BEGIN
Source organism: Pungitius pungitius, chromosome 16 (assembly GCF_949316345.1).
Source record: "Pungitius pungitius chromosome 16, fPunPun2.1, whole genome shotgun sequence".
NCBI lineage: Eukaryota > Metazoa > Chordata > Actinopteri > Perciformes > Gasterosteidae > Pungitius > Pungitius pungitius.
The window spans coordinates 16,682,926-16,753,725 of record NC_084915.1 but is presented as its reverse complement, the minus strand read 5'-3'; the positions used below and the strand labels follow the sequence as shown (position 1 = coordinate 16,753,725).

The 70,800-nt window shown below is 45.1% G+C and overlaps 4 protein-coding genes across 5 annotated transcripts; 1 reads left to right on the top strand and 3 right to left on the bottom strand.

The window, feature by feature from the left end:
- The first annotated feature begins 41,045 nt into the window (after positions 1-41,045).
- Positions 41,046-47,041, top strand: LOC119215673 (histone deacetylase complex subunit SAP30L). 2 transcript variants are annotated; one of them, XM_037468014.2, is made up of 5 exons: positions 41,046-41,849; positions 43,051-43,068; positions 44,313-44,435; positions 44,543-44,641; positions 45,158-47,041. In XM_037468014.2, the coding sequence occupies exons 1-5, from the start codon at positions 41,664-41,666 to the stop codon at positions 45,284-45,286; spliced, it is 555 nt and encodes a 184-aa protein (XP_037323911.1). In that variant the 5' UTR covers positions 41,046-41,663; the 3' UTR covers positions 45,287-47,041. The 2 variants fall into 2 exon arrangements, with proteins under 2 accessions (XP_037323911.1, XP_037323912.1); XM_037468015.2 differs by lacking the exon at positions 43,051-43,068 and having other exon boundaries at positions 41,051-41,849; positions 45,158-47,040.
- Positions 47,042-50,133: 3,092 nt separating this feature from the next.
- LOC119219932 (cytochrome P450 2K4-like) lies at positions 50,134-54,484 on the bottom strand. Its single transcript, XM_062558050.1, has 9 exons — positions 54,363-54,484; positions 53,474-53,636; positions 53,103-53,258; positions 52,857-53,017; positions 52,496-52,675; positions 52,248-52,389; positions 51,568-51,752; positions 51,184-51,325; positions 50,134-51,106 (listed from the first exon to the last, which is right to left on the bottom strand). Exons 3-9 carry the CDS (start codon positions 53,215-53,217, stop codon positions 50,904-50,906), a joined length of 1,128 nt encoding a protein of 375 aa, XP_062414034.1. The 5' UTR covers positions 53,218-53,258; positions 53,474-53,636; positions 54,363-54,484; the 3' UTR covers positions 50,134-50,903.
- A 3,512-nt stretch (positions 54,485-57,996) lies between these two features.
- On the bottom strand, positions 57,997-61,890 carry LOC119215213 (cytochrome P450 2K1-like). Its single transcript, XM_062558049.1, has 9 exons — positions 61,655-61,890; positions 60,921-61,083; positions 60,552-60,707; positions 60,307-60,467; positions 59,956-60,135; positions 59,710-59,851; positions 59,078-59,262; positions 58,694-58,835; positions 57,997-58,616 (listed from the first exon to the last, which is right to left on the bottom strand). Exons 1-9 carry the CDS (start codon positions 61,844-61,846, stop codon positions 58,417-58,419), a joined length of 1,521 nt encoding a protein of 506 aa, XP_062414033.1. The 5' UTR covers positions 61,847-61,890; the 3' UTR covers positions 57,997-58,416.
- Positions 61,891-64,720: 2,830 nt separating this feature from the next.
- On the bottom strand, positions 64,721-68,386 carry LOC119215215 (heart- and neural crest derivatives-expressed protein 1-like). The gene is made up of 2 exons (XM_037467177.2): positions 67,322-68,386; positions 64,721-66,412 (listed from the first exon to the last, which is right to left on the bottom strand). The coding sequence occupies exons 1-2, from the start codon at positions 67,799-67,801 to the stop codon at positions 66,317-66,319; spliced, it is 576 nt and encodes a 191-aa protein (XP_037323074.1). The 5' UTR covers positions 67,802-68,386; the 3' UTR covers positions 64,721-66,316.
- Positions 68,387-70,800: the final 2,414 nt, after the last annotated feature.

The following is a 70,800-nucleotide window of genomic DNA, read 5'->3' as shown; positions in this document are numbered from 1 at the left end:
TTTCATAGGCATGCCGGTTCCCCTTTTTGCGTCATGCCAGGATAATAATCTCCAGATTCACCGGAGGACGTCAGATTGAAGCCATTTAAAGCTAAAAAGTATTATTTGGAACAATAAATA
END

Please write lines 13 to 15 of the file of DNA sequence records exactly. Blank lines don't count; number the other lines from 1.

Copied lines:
- Positions 61,891-64,720: 2,830 nt separating this feature from the next.
- On the bottom strand, positions 64,721-68,386 carry LOC119215215 (heart- and neural crest derivatives-expressed protein 1-like). The gene is made up of 2 exons (XM_037467177.2): positions 67,322-68,386; positions 64,721-66,412 (listed from the first exon to the last, which is right to left on the bottom strand). The coding sequence occupies exons 1-2, from the start codon at positions 67,799-67,801 to the stop codon at positions 66,317-66,319; spliced, it is 576 nt and encodes a 191-aa protein (XP_037323074.1). The 5' UTR covers positions 67,802-68,386; the 3' UTR covers positions 64,721-66,316.
- Positions 68,387-70,800: the final 2,414 nt, after the last annotated feature.